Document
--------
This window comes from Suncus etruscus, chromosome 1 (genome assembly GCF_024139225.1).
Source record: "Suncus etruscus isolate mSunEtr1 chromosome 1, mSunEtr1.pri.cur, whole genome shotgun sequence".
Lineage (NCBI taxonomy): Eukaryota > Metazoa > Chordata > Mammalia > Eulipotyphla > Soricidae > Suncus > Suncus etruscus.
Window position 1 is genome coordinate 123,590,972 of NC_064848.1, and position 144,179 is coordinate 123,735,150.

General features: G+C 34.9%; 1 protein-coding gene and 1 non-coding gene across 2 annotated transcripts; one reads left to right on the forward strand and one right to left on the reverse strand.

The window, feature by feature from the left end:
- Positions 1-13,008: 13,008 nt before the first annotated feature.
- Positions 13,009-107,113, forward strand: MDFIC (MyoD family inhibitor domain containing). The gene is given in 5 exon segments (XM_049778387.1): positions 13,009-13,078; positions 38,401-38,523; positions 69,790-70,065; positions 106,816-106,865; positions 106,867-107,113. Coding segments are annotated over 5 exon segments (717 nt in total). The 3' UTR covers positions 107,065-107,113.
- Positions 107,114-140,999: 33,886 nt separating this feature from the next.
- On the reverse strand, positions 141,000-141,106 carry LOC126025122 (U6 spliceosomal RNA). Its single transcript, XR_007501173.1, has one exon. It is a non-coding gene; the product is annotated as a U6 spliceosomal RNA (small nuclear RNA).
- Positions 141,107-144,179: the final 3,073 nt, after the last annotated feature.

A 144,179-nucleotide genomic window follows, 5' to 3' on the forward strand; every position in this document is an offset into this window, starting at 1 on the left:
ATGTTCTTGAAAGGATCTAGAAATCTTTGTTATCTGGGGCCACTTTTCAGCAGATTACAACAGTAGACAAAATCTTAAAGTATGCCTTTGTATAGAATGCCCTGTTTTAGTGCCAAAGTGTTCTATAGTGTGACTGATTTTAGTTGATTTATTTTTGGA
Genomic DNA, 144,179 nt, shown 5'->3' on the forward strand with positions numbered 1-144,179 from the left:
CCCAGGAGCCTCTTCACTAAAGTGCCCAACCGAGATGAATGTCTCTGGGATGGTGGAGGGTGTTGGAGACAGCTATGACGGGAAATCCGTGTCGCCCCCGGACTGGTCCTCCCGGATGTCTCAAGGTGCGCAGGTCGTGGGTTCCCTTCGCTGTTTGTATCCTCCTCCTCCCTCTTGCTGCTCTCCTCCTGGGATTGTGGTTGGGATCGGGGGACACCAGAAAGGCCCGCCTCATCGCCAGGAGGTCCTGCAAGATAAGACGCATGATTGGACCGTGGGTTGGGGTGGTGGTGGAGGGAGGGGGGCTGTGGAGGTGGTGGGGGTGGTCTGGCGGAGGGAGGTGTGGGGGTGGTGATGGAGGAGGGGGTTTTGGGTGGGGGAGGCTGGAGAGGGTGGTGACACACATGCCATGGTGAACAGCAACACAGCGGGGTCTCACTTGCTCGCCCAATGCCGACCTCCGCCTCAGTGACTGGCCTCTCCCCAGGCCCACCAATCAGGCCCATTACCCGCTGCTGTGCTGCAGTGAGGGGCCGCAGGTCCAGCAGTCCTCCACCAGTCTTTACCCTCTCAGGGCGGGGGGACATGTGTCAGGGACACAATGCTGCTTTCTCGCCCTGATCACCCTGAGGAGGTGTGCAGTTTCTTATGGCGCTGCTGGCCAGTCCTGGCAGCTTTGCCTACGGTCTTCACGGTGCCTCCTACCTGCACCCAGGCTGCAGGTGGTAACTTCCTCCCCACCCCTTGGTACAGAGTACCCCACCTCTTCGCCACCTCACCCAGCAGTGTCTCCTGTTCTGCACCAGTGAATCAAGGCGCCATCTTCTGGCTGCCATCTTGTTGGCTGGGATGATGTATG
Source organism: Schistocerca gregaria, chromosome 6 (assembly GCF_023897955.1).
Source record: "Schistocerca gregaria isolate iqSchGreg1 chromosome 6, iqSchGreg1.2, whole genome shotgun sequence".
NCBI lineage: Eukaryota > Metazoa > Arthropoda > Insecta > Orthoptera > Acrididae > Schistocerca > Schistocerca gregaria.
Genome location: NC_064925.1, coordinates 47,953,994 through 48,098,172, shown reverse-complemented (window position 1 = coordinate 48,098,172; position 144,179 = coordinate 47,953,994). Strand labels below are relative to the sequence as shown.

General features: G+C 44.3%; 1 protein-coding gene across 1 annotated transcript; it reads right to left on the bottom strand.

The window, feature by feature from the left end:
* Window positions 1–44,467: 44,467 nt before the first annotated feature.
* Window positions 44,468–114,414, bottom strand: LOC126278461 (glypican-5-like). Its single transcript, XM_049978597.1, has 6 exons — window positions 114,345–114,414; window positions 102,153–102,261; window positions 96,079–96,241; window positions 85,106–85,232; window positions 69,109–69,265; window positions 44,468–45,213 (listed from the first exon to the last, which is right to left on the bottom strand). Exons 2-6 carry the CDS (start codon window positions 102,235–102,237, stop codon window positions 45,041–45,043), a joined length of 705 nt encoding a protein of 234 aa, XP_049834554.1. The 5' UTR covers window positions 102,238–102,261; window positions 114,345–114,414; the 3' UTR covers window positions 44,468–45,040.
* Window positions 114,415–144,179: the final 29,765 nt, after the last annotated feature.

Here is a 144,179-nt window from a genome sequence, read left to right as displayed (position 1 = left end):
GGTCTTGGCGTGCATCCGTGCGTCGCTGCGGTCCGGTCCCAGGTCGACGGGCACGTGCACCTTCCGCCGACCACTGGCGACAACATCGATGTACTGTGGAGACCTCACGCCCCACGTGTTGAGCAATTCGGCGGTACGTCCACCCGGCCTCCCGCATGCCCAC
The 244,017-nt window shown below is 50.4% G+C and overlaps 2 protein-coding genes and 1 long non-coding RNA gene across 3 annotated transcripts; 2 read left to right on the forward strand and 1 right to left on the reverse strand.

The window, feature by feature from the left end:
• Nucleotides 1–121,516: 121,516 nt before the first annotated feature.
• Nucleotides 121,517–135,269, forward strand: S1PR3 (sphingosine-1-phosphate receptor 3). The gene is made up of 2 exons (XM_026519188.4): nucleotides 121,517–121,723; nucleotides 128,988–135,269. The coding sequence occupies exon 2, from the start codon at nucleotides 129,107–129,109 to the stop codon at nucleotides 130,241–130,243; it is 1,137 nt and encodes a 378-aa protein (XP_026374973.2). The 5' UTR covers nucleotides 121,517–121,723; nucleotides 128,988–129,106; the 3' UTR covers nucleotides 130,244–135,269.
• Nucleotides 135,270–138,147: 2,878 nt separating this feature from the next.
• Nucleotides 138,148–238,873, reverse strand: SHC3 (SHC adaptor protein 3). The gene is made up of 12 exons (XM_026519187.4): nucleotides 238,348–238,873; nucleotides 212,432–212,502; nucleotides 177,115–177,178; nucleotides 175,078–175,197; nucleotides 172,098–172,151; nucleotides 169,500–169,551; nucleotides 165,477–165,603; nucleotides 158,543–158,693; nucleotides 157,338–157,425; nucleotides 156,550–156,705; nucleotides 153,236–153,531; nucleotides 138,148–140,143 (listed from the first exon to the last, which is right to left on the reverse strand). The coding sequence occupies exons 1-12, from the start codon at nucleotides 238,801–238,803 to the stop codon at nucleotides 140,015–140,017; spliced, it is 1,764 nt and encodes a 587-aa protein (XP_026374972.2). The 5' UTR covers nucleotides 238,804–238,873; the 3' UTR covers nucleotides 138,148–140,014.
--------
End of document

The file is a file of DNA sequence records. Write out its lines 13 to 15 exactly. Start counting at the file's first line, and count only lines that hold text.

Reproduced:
ATGTTCTTGAAAGGATCTAGAAATCTTTGTTATCTGGGGCCACTTTTCAGCAGATTACAACAGTAGACAAAATCTTAAAGTATGCCTTTGTATAGAATGCCCTGTTTTAGTGCCAAAGTGTTCTATAGTGTGACTGATTTTAGTTGATTTATTTTTGGA
Genomic DNA, 144,179 nt, shown 5'->3' on the forward strand with positions numbered 1-144,179 from the left:
CCCAGGAGCCTCTTCACTAAAGTGCCCAACCGAGATGAATGTCTCTGGGATGGTGGAGGGTGTTGGAGACAGCTATGACGGGAAATCCGTGTCGCCCCCGGACTGGTCCTCCCGGATGTCTCAAGGTGCGCAGGTCGTGGGTTCCCTTCGCTGTTTGTATCCTCCTCCTCCCTCTTGCTGCTCTCCTCCTGGGATTGTGGTTGGGATCGGGGGACACCAGAAAGGCCCGCCTCATCGCCAGGAGGTCCTGCAAGATAAGACGCATGATTGGACCGTGGGTTGGGGTGGTGGTGGAGGGAGGGGGGCTGTGGAGGTGGTGGGGGTGGTCTGGCGGAGGGAGGTGTGGGGGTGGTGATGGAGGAGGGGGTTTTGGGTGGGGGAGGCTGGAGAGGGTGGTGACACACATGCCATGGTGAACAGCAACACAGCGGGGTCTCACTTGCTCGCCCAATGCCGACCTCCGCCTCAGTGACTGGCCTCTCCCCAGGCCCACCAATCAGGCCCATTACCCGCTGCTGTGCTGCAGTGAGGGGCCGCAGGTCCAGCAGTCCTCCACCAGTCTTTACCCTCTCAGGGCGGGGGGACATGTGTCAGGGACACAATGCTGCTTTCTCGCCCTGATCACCCTGAGGAGGTGTGCAGTTTCTTATGGCGCTGCTGGCCAGTCCTGGCAGCTTTGCCTACGGTCTTCACGGTGCCTCCTACCTGCACCCAGGCTGCAGGTGGTAACTTCCTCCCCACCCCTTGGTACAGAGTACCCCACCTCTTCGCCACCTCACCCAGCAGTGTCTCCTGTTCTGCACCAGTGAATCAAGGCGCCATCTTCTGGCTGCCATCTTGTTGGCTGGGATGATGTATG